Quest for Cthulhu

Front Cover
Carroll & Graf, 2000 - Fiction - 440 pages
5 Reviews
Brilliantly imagined by the late H. P. Lovecraft, the mythical cycle of Cthulhu is expanded and enriched in this one-volume edition of tales that only August Derleth, Lovecraft's friend and collaborator, could have produced. With the marvelously inventive novel The Trail of Cthulhu and the six remarkable stories of mythic horror included in The Mask of Cthulhu, Derleth maps the strange destinies intertwined in the quest for the ancient god Cthulhu. Under the spell of Lovecraft's imagination, Derleth weaves new horrors like the hideous eldrich deity Yog-Sothoth lurking in the New England wood of "The Whippoorwills in the Hills" and the bodiless Lloigor who breaks an occult contract to terrifying effect in "The Sandwin Compact." And in "The Seal of R'lyeh," the dreadful link between the Massachusetts town of Innsmouth and the servants of the formidable Cthulhu is coded. With narrative threads from Lovecraft's lore and some chilling mythic strands of its own, The Trail of Cthulhu tracks Dr. Laban Shrewsbury as he investigates the unspeakable secrets of the Ancient Ones. Terror mounts as he journeys from Massachusetts and halfway around an occult world to arrive finally at the drowned city of R'lyeh, where Cthulhu waits dreaming.

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Review: The Quest for Cthulhu

User Review  - Jer - Goodreads

Quest for Cthulhu is a collection of short stories written between the years 1939 and 1957 by August Derleth. Set in the "universe" of his friend - the author Lovecraft, Howard Phillips - these ... Read full review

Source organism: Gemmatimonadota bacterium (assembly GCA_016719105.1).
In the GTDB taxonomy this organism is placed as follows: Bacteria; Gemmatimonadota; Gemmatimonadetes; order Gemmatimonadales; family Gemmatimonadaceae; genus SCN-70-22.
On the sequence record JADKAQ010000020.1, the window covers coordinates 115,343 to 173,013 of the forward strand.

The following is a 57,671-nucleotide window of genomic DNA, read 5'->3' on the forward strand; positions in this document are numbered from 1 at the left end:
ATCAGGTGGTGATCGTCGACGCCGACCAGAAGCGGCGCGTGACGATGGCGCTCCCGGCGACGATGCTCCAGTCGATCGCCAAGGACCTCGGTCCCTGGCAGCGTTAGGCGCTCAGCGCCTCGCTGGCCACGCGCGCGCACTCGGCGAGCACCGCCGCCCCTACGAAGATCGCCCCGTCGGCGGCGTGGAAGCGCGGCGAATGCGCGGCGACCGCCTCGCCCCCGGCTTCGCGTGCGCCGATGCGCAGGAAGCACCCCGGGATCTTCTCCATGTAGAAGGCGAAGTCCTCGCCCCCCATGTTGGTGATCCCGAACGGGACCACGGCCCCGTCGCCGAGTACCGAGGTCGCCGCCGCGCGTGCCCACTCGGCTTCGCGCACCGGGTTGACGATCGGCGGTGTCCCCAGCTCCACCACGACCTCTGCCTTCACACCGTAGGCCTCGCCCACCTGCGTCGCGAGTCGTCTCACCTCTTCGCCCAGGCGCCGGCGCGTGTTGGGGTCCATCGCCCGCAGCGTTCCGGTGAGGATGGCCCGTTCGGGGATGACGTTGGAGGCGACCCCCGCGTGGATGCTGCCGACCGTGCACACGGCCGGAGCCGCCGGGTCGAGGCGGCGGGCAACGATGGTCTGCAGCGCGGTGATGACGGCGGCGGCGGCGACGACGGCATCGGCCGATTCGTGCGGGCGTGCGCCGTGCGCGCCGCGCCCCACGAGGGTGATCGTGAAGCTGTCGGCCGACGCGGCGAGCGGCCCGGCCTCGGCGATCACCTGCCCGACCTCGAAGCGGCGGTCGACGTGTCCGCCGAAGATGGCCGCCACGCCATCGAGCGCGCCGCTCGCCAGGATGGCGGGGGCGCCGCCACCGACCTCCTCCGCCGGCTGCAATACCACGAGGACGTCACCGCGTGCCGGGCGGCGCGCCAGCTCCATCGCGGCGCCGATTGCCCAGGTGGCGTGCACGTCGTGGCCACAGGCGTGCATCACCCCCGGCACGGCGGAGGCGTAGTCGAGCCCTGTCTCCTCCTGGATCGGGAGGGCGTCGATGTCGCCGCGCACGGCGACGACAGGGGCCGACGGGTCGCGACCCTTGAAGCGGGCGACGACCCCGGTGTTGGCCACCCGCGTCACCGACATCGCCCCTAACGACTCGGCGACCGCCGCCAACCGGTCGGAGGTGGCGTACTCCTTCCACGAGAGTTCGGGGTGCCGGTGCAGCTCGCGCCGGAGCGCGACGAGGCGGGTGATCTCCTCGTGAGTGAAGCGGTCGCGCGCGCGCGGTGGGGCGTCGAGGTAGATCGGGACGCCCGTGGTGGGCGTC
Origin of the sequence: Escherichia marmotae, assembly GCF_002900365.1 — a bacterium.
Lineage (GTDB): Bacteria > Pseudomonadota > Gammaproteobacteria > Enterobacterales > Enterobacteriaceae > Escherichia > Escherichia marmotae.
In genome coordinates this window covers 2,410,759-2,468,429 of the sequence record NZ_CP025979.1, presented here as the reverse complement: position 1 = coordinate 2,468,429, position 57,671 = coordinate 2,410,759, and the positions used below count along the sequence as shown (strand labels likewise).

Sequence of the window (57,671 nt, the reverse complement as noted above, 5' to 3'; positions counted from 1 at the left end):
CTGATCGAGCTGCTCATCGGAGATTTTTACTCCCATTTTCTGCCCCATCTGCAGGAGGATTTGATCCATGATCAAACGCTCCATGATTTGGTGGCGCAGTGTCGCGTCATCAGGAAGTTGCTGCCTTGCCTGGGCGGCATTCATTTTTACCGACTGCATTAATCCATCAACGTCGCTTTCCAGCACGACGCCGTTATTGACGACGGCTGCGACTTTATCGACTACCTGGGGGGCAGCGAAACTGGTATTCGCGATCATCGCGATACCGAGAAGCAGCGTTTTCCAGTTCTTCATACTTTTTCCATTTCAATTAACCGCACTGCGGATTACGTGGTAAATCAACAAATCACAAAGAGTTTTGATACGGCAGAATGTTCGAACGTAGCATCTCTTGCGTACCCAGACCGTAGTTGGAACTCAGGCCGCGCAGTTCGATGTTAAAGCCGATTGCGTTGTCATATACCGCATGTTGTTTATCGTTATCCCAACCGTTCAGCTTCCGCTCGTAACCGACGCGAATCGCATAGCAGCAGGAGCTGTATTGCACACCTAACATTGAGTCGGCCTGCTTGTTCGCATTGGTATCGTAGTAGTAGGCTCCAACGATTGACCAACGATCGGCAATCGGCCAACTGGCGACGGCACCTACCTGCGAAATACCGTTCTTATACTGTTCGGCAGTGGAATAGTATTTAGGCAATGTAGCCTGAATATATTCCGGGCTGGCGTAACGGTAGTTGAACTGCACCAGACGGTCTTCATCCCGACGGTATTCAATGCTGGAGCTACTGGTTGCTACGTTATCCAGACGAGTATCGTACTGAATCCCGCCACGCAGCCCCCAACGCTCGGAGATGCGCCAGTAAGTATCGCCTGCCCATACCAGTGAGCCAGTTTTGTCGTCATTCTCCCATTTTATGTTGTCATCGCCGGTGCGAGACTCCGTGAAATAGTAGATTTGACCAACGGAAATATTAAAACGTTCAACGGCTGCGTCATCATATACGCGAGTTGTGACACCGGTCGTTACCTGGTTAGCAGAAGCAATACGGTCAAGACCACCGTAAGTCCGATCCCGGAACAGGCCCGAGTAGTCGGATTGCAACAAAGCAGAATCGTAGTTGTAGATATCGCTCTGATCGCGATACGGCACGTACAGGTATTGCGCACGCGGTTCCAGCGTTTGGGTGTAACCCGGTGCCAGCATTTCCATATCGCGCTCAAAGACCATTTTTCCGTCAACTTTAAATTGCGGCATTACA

Review: The Quest for Cthulhu

User Review  - Michael - Goodreads

I've read some of Derleth's short stories before, but I believe this is the first time I've gone through a collection of his works. The first half of the book was made up of short stories that were by ... Read full review

About the author (2000)

August Derleth was born on February 24, 1909 in Sauk City, Wisconsin. He sold his first story to Weird Tales at the age of 16. He received a Bachelor's of Arts degree from the University of Wisconsin. After college, he went to work for Fawcett Publications as an editor for Mystic Magazine. In 1932, the first of his Sac Prairie stories was published in various local papers. In 1935, his first book, a collection of related novellas entitled Place of Hawks, was published. In 1937, his first Sac Prairie novel, Still is the Summer Night, was published. He was awarded a Guggenheim fellowship in 1938 to help him continue the Sac Prairie saga. During his lifetime, he wrote more than 90 books including The Milwaukee Road, Still Small Voice, H.P.L.: A Memoir, Restless Is the River, The Hills Stand Watch, Sweet Genevieve, Evening in Spring, The Moon Tenders, The Captive Island, and Father Marquette and the Great River. He had upward of 3,000 works published in over 350 magazines including The Catholic World, The Yale Review, The New Republic, Redbook, The New Yorker, Good Housekeeping, and The American Mercury. He died on June 6, 1971.

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